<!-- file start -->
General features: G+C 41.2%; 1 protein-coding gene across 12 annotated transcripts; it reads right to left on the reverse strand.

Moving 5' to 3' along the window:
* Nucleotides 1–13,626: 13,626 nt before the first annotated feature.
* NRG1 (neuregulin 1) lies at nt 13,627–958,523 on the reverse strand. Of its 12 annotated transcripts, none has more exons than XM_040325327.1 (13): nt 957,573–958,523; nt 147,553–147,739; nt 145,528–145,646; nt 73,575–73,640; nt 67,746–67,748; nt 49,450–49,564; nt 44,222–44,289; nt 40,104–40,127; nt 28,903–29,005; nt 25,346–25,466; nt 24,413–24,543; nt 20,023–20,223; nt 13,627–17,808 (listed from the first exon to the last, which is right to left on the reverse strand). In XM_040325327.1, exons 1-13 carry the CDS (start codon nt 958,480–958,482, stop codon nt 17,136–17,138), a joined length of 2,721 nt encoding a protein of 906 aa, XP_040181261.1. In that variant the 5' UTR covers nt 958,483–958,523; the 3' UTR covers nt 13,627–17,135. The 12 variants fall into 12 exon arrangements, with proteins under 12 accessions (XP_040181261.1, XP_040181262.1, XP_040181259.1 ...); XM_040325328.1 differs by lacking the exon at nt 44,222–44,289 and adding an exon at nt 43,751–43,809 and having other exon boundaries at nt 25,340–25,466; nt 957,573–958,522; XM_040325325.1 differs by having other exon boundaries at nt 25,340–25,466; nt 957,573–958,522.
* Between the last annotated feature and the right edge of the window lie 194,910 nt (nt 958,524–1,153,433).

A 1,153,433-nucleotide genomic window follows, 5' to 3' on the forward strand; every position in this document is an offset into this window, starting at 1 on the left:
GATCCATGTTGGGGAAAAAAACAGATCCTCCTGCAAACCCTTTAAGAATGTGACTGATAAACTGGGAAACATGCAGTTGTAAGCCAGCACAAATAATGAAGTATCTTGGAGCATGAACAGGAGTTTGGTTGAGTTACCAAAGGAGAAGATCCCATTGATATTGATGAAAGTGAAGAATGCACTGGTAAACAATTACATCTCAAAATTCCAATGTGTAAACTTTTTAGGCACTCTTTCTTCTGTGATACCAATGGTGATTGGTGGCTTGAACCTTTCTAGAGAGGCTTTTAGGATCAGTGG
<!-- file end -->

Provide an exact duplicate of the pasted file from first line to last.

General features: G+C 41.2%; 1 protein-coding gene across 12 annotated transcripts; it reads right to left on the reverse strand.

Moving 5' to 3' along the window:
* Nucleotides 1–13,626: 13,626 nt before the first annotated feature.
* NRG1 (neuregulin 1) lies at nt 13,627–958,523 on the reverse strand. Of its 12 annotated transcripts, none has more exons than XM_040325327.1 (13): nt 957,573–958,523; nt 147,553–147,739; nt 145,528–145,646; nt 73,575–73,640; nt 67,746–67,748; nt 49,450–49,564; nt 44,222–44,289; nt 40,104–40,127; nt 28,903–29,005; nt 25,346–25,466; nt 24,413–24,543; nt 20,023–20,223; nt 13,627–17,808 (listed from the first exon to the last, which is right to left on the reverse strand). In XM_040325327.1, exons 1-13 carry the CDS (start codon nt 958,480–958,482, stop codon nt 17,136–17,138), a joined length of 2,721 nt encoding a protein of 906 aa, XP_040181261.1. In that variant the 5' UTR covers nt 958,483–958,523; the 3' UTR covers nt 13,627–17,135. The 12 variants fall into 12 exon arrangements, with proteins under 12 accessions (XP_040181261.1, XP_040181262.1, XP_040181259.1 ...); XM_040325328.1 differs by lacking the exon at nt 44,222–44,289 and adding an exon at nt 43,751–43,809 and having other exon boundaries at nt 25,340–25,466; nt 957,573–958,522; XM_040325325.1 differs by having other exon boundaries at nt 25,340–25,466; nt 957,573–958,522.
* Between the last annotated feature and the right edge of the window lie 194,910 nt (nt 958,524–1,153,433).

A 1,153,433-nucleotide genomic window follows, 5' to 3' on the forward strand; every position in this document is an offset into this window, starting at 1 on the left:
GATCCATGTTGGGGAAAAAAACAGATCCTCCTGCAAACCCTTTAAGAATGTGACTGATAAACTGGGAAACATGCAGTTGTAAGCCAGCACAAATAATGAAGTATCTTGGAGCATGAACAGGAGTTTGGTTGAGTTACCAAAGGAGAAGATCCCATTGATATTGATGAAAGTGAAGAATGCACTGGTAAACAATTACATCTCAAAATTCCAATGTGTAAACTTTTTAGGCACTCTTTCTTCTGTGATACCAATGGTGATTGGTGGCTTGAACCTTTCTAGAGAGGCTTTTAGGATCAGTGG